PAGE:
Crazy is in the eye of the beholder.
Texas singer-songwriter Willie Nelson wrote the signature love ballad “Crazy,” but it’s a loaded word in Congress, especially when used to describe the Lone Star State.
Rep. Alcee Hastings, D-Fla., found that out when he said Monday night at a Rules Committee hearing that Texas was a “crazy state” and Rep. Michael Burgess, R-Texas, took it personally.
The Texan demanded an apology, and not only didn’t he get it from the Floridian, but Hastings said Burgess could wait “until hell freezes over for me to say anything in an apology.”
On Tuesday morning, House Rules Committee Chairman Pete Sessions, R-Texas, gave a floor speech defending Texas, and by early evening the state’s entire 25-member House Republican delegation issued a one-sentence statement on the kerfuffle: “Don’t mess with Texas.”
The lawmakers also demanded an apology.
The dispute was over Texas’ failure to participate in the Affordable Care Act by establishing a state insurance exchange. It escalated Tuesday with a floor speech by Sessions, the panel chairman.
Burgess is hardly a firebrand; a physician who has been one of the House GOP leadership’s go-to people opposing the health insurance law. A longtime member, he’s known for speaking his mind.
The Rules Committee sets procedures and determines amendments for bills heading for a vote on the House floor. Monday the panel was debating a bill to repeal the Affordable Care Act – which the House has tried more than 50 times – when Hastings said that governors should have worked with the administration.
“I don’t know about in your state, which I think is a crazy state to begin with –and I mean that just as I said it,” Hastings said to Burgess.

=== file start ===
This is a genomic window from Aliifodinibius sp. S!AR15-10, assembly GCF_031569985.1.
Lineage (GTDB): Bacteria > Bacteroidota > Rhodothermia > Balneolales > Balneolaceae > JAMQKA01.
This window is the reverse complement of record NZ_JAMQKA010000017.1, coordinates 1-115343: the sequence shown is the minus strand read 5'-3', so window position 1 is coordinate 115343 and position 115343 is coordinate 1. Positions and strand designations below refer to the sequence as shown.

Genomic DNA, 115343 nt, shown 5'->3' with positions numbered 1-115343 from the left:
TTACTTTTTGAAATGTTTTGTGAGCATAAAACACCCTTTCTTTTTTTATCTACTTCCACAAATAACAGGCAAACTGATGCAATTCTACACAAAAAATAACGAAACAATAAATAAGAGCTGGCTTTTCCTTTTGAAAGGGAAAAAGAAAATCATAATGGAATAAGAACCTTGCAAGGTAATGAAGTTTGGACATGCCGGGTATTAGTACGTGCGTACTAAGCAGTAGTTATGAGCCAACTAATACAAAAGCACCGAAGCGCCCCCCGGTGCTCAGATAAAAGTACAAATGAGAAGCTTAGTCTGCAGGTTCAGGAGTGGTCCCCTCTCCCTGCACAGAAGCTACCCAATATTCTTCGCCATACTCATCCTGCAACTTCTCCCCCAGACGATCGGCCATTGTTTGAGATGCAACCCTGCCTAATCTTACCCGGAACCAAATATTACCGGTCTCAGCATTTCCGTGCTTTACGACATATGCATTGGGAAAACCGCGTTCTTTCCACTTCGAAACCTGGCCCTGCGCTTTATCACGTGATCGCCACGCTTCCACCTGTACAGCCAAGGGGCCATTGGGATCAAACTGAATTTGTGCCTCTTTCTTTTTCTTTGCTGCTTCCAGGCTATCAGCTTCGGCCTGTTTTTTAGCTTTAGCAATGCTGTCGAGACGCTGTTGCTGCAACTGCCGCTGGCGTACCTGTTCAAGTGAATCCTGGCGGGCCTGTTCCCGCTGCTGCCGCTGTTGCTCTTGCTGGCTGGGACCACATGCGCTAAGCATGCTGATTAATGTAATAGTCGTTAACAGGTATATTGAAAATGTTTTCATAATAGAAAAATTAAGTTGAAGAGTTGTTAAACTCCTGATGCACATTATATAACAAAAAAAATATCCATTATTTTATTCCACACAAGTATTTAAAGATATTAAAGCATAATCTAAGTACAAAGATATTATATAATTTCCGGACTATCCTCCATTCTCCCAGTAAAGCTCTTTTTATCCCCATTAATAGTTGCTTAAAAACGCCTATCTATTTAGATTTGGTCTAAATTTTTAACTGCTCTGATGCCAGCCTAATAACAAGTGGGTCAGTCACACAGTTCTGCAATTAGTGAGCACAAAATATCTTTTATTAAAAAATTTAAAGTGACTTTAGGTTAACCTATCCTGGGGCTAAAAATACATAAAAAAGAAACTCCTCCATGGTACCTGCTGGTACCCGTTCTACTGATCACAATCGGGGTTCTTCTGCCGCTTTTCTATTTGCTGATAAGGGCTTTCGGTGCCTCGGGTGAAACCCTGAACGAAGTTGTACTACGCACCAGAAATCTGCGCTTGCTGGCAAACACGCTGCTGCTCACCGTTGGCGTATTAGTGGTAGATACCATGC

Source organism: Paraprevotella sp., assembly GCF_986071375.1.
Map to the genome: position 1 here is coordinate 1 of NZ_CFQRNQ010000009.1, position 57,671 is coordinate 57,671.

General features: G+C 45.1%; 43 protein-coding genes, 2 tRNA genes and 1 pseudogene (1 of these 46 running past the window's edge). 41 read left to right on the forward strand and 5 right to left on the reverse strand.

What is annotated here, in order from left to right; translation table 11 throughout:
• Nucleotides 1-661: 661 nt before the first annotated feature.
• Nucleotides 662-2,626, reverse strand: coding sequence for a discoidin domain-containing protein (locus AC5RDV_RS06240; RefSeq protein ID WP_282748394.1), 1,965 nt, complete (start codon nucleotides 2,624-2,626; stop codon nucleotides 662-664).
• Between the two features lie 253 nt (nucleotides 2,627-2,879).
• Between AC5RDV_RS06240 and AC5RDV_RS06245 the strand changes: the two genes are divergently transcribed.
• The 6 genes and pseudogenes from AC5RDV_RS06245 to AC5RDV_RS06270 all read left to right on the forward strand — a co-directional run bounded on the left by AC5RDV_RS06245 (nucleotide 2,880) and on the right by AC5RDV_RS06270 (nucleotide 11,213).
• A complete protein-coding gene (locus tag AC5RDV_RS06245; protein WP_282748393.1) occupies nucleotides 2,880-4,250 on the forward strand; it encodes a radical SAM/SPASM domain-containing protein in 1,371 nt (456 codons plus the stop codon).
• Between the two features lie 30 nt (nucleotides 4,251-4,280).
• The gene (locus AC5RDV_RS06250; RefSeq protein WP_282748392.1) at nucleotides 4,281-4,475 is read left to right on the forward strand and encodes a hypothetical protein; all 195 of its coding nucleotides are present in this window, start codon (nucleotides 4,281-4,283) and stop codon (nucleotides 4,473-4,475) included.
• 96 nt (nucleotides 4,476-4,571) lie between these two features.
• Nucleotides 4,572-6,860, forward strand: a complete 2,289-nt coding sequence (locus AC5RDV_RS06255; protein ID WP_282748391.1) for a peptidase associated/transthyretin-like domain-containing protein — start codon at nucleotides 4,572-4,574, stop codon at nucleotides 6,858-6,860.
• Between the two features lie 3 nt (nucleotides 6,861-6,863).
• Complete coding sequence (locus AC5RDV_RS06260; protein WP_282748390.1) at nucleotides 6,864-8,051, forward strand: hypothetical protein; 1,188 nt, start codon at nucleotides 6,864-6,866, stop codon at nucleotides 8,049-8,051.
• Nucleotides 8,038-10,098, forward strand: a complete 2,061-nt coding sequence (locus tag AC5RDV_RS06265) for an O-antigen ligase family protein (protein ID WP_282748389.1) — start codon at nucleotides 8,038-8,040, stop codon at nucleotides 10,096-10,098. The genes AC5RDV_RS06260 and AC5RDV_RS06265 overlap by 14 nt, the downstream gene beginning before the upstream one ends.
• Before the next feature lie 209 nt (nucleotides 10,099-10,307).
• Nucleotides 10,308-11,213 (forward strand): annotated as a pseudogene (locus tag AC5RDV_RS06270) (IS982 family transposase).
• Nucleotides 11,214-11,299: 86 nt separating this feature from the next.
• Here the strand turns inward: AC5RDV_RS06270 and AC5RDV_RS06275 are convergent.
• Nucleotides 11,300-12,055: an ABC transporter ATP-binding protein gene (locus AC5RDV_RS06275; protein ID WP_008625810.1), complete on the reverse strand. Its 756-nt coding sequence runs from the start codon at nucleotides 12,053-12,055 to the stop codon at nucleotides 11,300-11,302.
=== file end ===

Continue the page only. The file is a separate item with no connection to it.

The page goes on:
After some sniping and gavel-pounding by the presiding chair, Rep. Virginia Foxx, R-N.C., Burgess said, “The gentleman made a very defamatory statement about my state and I will not stand here and listen to it!”
Hastings told Burgess he could leave. “I told you what I think about Texas – I wouldn’t live there for all the tea in China.”
Burgess was hopping mad and organized the joint statement of the Texas Republicans.
Texas Democratic members mostly stayed out of the fray, although Rep. Marc Veasey, D-Texas, responded to an inquiry from McClatchy that turned the issue back to health care.
“I am proud of my home state of Texas and disagree with Mr. Hasting’s characterization of our great state,” he said via email. “However, what I do believe is ‘crazy’ is that our state legislature and governor have denied access to affordable health coverage to nearly 1 million Texas adults by not expanding Medicaid. Texas is one of 23 states that have refused to expand Medicaid as a result of a handful of politicians that believe that partisan political gain is more important than the health of the communities they represent.”
Texas is also one of 36 states that did not create a health care exchange.
Andrew Wheat, research director of Texans for Public Justice, a liberal activist group in Austin, said, “I think it is a crazy state. This is a low tax, low service model.”
Joshua Trevino, spokesman for the conservative Austin-based Texas Public Policy Foundation, which is a strong critic of the health care law, said wryly, “We should defer to our Florida colleagues as to what constitutes ‘crazy.’”